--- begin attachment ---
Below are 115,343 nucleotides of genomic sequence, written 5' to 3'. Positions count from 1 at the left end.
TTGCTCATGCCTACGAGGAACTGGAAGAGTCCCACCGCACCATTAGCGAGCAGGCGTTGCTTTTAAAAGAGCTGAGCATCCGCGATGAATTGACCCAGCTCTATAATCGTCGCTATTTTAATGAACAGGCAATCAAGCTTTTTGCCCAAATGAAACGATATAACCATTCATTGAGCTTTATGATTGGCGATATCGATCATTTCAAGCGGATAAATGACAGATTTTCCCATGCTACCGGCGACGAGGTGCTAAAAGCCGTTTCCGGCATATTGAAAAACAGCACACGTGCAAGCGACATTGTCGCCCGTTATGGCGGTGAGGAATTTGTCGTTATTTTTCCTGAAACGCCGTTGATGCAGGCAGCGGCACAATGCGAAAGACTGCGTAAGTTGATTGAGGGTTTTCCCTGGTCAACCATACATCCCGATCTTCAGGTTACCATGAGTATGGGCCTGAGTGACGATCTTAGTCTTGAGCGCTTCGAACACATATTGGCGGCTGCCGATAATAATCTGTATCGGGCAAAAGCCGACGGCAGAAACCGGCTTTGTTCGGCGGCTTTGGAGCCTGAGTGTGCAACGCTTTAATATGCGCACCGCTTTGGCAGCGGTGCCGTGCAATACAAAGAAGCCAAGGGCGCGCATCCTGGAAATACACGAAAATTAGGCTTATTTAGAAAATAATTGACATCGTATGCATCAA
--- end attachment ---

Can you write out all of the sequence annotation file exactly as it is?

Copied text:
Below are 115,343 nucleotides of genomic sequence, written 5' to 3'. Positions count from 1 at the left end.
TTGCTCATGCCTACGAGGAACTGGAAGAGTCCCACCGCACCATTAGCGAGCAGGCGTTGCTTTTAAAAGAGCTGAGCATCCGCGATGAATTGACCCAGCTCTATAATCGTCGCTATTTTAATGAACAGGCAATCAAGCTTTTTGCCCAAATGAAACGATATAACCATTCATTGAGCTTTATGATTGGCGATATCGATCATTTCAAGCGGATAAATGACAGATTTTCCCATGCTACCGGCGACGAGGTGCTAAAAGCCGTTTCCGGCATATTGAAAAACAGCACACGTGCAAGCGACATTGTCGCCCGTTATGGCGGTGAGGAATTTGTCGTTATTTTTCCTGAAACGCCGTTGATGCAGGCAGCGGCACAATGCGAAAGACTGCGTAAGTTGATTGAGGGTTTTCCCTGGTCAACCATACATCCCGATCTTCAGGTTACCATGAGTATGGGCCTGAGTGACGATCTTAGTCTTGAGCGCTTCGAACACATATTGGCGGCTGCCGATAATAATCTGTATCGGGCAAAAGCCGACGGCAGAAACCGGCTTTGTTCGGCGGCTTTGGAGCCTGAGTGTGCAACGCTTTAATATGCGCACCGCTTTGGCAGCGGTGCCGTGCAATACAAAGAAGCCAAGGGCGCGCATCCTGGAAATACACGAAAATTAGGCTTATTTAGAAAATAATTGACATCGTATGCATCAA